Make sure to hang around for today's bonus material, where you'll find some links to supplementary material and read-alikes.
Book of a Thousand Days by Shannon Hale
My rating: 4 of 5 stars
This is a retelling of the little known Grimm Brothers tale "Maid Maleen,' but fairly drastically reworked. Dashti was born a mucker girl on the Asian Steppes, but when her mother dies and she has no family left, she finds work as a ladies maid for Lady Saren, daughter of the ruler of Titor's Garden. But when Dashti arrives to begin her work, she learns Lady Saren is to be shut up in a tower for seven years for disobeying her father and refusing to marry Lord Khasar; and Dashti must be shut up with her if she is to fulfill her vows as a ladies maid. What follows is the Dashti's telling (via a diary with brush-and-ink illustrations) of her entombment with Saren, and their adventures there after, from the terror of Lord Khasar to Dashti's healing mucker songs, to Khan Tegus, the nice, funny and out of reach ruler who may hold the keys to the girls' freedom.
Overall, I really enjoyed this book. In fact, I stayed up half the night reading it (just one more page-ing myself to death). There was a slight magical realism feel to it. Dashti ia an intersting character, very intelligent and strong, but also very meek and hyper-aware of her "place." It is enjoyable to watch her grow and come into her own. Lady Saren, who is very troubled and somewhat annoying, is also an enjoyable character, even in spite of her "unenjoyableness" because it is equally pleasant to watch her grow and heal as well. Lord Khasar is truly terrifying; so many of the characters are fully realized and engaging, as is the world.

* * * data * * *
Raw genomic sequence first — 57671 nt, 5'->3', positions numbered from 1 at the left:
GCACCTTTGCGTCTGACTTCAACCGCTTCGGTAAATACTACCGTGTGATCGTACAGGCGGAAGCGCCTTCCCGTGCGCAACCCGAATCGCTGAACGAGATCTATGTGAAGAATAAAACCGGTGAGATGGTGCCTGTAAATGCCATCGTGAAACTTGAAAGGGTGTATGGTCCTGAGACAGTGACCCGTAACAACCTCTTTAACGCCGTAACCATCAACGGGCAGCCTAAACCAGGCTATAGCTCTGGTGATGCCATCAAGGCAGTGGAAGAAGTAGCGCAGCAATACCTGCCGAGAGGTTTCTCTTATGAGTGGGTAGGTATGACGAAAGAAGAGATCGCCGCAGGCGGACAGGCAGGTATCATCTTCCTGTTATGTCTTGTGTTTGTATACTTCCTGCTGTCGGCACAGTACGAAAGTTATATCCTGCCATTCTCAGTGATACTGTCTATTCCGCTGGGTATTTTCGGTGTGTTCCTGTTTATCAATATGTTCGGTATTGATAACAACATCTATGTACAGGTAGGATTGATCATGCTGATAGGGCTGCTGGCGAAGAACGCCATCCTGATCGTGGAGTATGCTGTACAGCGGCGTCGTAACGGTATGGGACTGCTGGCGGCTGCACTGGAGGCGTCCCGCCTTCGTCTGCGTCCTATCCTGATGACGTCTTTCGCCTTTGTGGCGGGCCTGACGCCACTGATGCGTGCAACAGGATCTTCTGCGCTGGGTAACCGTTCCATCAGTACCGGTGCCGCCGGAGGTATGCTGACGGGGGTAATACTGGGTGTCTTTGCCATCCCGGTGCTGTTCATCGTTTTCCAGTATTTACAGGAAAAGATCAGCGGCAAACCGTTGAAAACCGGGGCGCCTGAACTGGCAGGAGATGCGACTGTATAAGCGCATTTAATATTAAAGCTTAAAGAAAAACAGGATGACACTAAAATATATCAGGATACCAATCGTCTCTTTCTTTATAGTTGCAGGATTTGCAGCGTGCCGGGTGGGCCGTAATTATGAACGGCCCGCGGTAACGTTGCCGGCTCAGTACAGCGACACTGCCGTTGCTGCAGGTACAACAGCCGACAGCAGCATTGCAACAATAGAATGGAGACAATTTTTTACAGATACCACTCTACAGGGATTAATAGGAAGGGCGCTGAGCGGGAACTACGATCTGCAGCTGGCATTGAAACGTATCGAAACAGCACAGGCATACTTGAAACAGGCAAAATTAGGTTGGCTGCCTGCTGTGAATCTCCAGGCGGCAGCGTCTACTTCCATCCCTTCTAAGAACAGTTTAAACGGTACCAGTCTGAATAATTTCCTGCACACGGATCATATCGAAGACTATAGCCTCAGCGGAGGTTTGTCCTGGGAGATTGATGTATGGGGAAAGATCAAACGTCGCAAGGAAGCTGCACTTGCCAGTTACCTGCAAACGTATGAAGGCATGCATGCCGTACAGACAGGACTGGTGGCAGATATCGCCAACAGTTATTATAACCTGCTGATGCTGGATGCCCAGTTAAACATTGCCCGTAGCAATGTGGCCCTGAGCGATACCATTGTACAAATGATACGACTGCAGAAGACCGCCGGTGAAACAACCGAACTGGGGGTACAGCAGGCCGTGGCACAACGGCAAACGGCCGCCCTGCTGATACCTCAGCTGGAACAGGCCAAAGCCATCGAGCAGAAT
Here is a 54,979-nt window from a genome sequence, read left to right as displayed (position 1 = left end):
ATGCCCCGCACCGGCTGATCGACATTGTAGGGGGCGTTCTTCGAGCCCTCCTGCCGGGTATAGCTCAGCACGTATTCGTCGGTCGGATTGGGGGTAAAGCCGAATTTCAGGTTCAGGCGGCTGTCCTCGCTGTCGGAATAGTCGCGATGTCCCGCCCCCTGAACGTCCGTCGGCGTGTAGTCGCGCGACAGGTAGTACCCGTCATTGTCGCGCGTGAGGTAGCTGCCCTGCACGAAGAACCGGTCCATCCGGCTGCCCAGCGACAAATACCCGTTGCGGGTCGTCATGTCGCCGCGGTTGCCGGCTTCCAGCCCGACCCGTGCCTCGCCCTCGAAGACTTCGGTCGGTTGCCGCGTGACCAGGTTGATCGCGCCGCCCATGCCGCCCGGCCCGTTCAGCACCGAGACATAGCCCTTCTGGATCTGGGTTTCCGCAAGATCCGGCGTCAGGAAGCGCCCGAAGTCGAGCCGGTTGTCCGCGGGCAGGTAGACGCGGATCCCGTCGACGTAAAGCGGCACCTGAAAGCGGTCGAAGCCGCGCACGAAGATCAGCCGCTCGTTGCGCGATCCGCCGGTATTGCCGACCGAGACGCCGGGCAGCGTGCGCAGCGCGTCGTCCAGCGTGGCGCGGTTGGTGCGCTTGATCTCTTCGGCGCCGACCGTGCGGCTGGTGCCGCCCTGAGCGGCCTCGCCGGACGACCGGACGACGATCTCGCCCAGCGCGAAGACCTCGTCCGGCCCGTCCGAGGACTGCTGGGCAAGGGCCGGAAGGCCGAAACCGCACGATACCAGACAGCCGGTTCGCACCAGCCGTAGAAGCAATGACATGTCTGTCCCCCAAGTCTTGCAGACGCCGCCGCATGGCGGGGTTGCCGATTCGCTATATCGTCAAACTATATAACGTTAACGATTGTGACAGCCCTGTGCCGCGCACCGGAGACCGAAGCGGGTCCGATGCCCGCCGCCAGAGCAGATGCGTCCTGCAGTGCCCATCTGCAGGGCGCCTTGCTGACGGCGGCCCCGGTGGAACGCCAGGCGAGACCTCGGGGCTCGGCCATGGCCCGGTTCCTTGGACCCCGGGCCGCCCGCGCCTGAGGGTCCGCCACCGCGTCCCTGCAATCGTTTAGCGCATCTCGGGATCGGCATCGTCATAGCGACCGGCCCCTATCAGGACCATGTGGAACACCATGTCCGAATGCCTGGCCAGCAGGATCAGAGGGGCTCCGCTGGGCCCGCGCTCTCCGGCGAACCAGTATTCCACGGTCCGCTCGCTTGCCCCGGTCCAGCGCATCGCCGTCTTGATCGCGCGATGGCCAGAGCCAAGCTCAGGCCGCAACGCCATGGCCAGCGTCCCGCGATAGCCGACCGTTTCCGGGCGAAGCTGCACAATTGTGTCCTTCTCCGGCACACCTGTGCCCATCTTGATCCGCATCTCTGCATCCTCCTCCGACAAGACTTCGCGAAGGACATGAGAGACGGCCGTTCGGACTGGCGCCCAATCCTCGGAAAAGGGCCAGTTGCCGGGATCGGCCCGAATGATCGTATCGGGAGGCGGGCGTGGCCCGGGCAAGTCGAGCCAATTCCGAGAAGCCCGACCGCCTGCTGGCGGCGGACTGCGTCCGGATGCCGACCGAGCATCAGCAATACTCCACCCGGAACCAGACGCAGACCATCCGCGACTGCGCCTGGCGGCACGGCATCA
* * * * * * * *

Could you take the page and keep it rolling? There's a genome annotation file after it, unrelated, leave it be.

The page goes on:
Hale's reworking of the tale is fascinating, and expands beautifully on the original (which I looked up and read when I finished). The changes she makes make sense and add to the story wonderfully.
The only drawbacks for me were:
-- there are times when Dashti's storytelling is too sedate.
-- The Lord Khasar thread is tied up a little too quickly and conveniently. There are things I really liked about it, and I liked what it brought out in Dashti, and the choices she made, but I would have liked a little more build-up and tension in the actual resolution.
-- on a personal note, the names of places sometimes got to me. I don't know if they were traditional or made-up, but the constant repetition was a bit irritating.
Overall, though, I would definitely recommend this to fans of Hale, fairy tale retellings, strong female characters, etc.
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If you want to read the "Maid Maleen" tale yourself, go here.
For similar books, try:
The Goose Girl, also by Shannon Hale. It is a retelling of a fairy tale by the same name, and is the first in a series called The Forests of Bayern.
Wildwood Dancing by Juliet Marillier, which retells my favorite childhood tale, The Twelve Dancing Princesses.
A Curse Dark as Gold by Elizabeth C. Bunce, which retells the Rumplestiltskin tale.
Anahita's Woven Riddle by Meghan Nuttall Sayres. This is set in a similar location, and has a slight fairy tale feel.
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